• Fundamental plane of elliptical galaxies(Bettoni et al. 2001)(Djorgovski & Davis 1987; Dressler et al. 1987; Faber et al. 1989; Jorgensen et al. 1996)

  • SMBH Masses of AGNs with E hostSample 1: 63 BL Lacs (51 HBLs; 12 LBLs) with known redshift from HST snapshot survey (Urry et al. 2001). No significant difference in SMBH masses between HBLs & LBLsSample 2: HST imaging sample of 10 RGs, 10 RLQs & 9 RQQs with elliptical hosts (McLure et al. 1999; Dunlop et al. 2002). SMBH masses of RQQs are slightly less than those of RLQs; different from previous claims

  • Comparison of Eddington ratios of AGNsThe Eddington ratios (dimensionless accretion rates) of radio galaxies are about two orders lower than those of quasars.Radio galaxyQuasars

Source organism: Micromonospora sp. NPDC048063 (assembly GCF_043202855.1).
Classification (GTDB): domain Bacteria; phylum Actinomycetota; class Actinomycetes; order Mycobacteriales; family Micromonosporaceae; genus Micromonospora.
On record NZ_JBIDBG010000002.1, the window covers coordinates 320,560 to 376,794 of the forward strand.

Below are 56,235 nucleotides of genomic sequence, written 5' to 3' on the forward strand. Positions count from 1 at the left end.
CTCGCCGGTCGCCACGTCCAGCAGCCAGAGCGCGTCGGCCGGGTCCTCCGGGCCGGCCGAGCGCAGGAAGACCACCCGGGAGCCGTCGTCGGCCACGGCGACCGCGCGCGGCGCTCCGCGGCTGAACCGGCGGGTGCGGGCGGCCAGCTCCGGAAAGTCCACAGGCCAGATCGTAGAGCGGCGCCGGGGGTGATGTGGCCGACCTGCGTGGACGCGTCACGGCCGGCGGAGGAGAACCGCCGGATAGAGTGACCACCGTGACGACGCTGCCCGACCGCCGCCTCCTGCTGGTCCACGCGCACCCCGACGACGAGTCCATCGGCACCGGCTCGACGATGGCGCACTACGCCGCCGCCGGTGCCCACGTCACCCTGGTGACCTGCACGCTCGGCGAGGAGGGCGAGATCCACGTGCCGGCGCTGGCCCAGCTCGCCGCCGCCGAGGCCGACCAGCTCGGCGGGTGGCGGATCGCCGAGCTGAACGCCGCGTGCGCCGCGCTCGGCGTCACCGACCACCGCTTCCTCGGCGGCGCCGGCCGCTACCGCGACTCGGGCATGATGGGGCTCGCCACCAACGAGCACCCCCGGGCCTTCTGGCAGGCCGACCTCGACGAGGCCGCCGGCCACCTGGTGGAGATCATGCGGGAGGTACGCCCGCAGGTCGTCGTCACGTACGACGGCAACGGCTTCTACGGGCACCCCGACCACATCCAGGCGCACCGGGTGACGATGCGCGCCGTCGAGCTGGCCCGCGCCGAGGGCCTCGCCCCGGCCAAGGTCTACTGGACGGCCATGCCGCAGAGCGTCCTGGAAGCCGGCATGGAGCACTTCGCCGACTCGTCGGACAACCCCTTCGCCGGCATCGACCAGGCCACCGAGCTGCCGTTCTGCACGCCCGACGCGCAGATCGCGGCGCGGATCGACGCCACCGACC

• 4. Discussion & Summary Knowing the BH mass is important and helpful to other AGN studiesSD: Slim disk (Abramowicz et al. 1988)RTD, GTD: Radiation pressure and gas pressure dominated thin disk (Shakura-Sunyaev 1973)SLE: Hot, two-temperature disk (Shapiro, Lightman & Eardley 1976)ADAF: Advection dominated accretion flow (Narayan & Yi 1994)Abramowicz et al. (1995)Accretion disk structure is strongly dependent on the accretion rate

  • A fundamental plane of black hole activity(Merloni et al. MNRAS, 2003)

  • SMBH in highest redshift quasar (z=6.4)Willott et al. (2003) (UKIRT/UIST)FWHM(MgII)=6000km/s MBH=3E9 MsunBarth et al. (2003) (Keck II/NIRSPEC)FWHM(MgII)=5500km/s MBH=2E9 MsunFWHM(CIV)=9000km/s MBH=6E9 Msun Supermassive black hole formed in the early universe!

  • Summary Supermassive black holes with mass of 106 to 109 solar masses exist in the center of both normal and active galaxies Dynamic methods of estimating the BH mass can only be applied to several nearby AGNs. Reliable BH mass of AGNs (including RL AGNs) can be obtained by reverberation mapping, MBH - relation and two empirical R-L relations BH mass study is important and helpful to other AGN studies (accretion rate; BH spin; jet)